WSJ has some stories which end up showing India in a positive light vis-a-vis China.
India, the Export Launching Pad: “India is angling to become a manufacturing-outsource center for everything from cars and car components to steel and petrochemicals…India’s big advantage, business executives here say, is an army of skilled engineers and designers capable of creating low-cost, high-end products not often found in manufacturing centers in China or Southeast Asia.”
Indian Stocks Have an Edge Over Their Chinese Cousins: “In a survey of 61 Chinese companies trading in Hong Kong and 69 Indian companies listed in Bombay, CLSA Emerging Markets concludes Indian companies enjoyed greater daily trading volume, offered a better return on equity and should have superior earnings growth during 2004. Indian companies also generally scored higher on CLSA’s corporate-governance ratings…The study, in effect, highlights the contrasting approaches of Beijing and New Delhi toward developing their economies and capital markets. Where China’s export-driven manufacturing growth has generated a rising tide of foreign investment in the country, India has been slower to open up. But it has done a better job of developing world-class companies.”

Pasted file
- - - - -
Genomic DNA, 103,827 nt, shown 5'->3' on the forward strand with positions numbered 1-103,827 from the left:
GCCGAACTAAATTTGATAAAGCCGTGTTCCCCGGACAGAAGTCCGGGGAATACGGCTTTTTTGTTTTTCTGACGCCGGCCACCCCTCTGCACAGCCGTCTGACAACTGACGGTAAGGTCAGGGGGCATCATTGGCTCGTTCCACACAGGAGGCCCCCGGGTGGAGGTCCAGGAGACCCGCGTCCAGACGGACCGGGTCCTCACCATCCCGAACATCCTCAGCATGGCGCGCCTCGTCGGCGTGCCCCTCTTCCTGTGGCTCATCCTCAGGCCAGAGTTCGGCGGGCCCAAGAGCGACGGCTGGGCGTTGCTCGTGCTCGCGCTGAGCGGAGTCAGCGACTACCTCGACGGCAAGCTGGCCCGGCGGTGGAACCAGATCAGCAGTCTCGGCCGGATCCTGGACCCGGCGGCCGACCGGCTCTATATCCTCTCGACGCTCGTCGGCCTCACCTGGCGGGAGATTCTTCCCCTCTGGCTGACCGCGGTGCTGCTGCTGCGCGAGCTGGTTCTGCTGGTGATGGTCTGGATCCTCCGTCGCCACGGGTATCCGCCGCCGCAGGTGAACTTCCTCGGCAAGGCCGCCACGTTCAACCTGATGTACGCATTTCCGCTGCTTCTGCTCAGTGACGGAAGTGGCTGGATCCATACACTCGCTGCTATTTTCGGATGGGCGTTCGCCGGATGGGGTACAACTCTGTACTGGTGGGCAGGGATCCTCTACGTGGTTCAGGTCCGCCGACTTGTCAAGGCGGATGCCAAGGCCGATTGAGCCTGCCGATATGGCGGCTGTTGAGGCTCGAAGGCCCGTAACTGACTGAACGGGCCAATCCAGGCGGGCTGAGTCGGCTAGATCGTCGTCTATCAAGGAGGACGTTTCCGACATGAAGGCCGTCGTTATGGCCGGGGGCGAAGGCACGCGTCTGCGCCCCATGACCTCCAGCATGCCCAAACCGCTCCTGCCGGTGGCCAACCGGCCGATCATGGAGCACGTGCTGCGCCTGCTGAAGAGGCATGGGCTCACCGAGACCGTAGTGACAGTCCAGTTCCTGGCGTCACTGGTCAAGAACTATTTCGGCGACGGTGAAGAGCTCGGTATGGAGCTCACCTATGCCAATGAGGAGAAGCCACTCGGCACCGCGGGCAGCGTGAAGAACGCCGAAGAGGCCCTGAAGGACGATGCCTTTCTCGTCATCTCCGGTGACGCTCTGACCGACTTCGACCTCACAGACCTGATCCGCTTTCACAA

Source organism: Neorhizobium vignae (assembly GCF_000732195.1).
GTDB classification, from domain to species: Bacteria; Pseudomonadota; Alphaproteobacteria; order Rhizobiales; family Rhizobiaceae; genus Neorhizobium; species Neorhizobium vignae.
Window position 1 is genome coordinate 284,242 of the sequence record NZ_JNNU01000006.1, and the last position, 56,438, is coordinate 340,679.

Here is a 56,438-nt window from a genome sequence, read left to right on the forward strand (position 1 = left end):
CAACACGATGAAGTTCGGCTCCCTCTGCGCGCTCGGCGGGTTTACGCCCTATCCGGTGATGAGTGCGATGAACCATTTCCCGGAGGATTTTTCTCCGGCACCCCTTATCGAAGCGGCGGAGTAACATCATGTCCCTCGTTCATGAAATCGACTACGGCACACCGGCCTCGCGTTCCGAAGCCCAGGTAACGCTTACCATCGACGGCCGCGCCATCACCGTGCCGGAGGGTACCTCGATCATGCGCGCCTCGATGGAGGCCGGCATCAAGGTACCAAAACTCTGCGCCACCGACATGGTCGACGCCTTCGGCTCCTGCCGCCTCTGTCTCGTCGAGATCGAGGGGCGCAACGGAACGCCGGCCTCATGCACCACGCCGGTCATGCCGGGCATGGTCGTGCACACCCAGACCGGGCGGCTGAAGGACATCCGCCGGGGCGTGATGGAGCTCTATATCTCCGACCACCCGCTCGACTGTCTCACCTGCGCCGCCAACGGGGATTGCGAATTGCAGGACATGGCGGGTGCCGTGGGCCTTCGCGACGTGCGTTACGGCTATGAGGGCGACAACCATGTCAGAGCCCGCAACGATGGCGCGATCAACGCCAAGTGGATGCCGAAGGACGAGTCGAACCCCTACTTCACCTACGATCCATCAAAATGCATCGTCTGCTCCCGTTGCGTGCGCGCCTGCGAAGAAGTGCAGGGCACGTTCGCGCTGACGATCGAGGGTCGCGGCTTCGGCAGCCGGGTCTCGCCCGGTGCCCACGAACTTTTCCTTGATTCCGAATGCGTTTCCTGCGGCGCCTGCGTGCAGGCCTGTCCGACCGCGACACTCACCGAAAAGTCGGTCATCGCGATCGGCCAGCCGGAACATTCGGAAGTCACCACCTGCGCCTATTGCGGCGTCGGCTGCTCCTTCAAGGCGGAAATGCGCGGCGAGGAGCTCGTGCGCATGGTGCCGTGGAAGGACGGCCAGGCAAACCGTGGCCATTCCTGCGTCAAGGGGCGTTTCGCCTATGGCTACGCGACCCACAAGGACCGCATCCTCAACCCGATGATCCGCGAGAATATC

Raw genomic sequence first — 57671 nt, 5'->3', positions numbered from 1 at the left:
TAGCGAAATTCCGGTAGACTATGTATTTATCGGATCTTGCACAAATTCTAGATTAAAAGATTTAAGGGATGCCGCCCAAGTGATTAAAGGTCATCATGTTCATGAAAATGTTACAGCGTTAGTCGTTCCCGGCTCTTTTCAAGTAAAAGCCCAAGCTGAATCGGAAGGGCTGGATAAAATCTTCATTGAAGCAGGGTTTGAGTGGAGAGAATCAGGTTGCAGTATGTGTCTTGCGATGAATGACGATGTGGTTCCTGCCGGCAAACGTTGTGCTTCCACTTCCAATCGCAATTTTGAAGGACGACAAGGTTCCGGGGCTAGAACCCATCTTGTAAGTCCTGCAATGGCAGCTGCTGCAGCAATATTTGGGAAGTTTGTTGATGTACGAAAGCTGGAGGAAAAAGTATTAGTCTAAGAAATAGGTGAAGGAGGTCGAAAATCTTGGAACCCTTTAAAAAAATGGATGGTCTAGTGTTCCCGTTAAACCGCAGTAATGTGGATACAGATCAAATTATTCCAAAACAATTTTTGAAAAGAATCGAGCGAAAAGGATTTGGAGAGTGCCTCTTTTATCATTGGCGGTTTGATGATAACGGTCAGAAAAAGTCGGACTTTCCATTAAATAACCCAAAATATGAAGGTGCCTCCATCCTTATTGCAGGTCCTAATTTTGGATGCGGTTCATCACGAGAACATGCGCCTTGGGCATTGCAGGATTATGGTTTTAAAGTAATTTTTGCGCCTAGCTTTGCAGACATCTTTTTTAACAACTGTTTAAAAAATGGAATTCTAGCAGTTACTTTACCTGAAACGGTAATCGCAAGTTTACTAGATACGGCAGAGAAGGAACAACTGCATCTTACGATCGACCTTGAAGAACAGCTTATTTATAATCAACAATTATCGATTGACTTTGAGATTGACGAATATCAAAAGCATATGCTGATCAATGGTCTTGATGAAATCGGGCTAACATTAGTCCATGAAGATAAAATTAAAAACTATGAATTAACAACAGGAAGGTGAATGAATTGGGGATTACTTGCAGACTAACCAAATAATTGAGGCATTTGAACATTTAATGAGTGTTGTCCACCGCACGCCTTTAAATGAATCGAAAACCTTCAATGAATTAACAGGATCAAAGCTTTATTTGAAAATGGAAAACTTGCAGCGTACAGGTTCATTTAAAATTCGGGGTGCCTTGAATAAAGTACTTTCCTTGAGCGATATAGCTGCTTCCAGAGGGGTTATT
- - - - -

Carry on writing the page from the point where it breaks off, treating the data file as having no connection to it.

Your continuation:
Surge in Lending In China Stokes Economic Worries: “there are signs that the world’s fastest-growing economy may be in danger of overheating. Pessimists point to overproduction in steel and a possible asset bubble developing in property. They worry that economic growth can’t be sustained at its current pace. What’s more, economists estimate that of China’s nearly $2 trillion in outstanding loans, between $500 billion and $750 billion aren’t expected to be repaid. Those amounts are in line with Japan’s bad-loan problem…For now, there is little danger that the economy or even the antiquated, state-run banking system will collapse. China’s banks remain government-owned and are backed by what amounts to a sovereign pledge to keep them afloat. Indeed, the banks have been carrying a huge load of bad loans for years, and have rarely experienced runs because of the country’s closed banking system and China’s traditionally trusting bank customers. In recent years, Beijing has been taking steps to overhaul the banks and reduce their bad debts, including setting up some companies to take over bad loans. Still, with many Chinese banks once again handing out loans rather indiscriminately, a new set of bad loans could emerge on their books, setting back China’s financial reforms. And their problems could become harder to fix as the country prepares to open its doors to foreign competition.”
Recently, Financial Times too had done a 3-part series on India and China. Reuben pointed out that Bloomberg has a story on the growing Indian auto sector.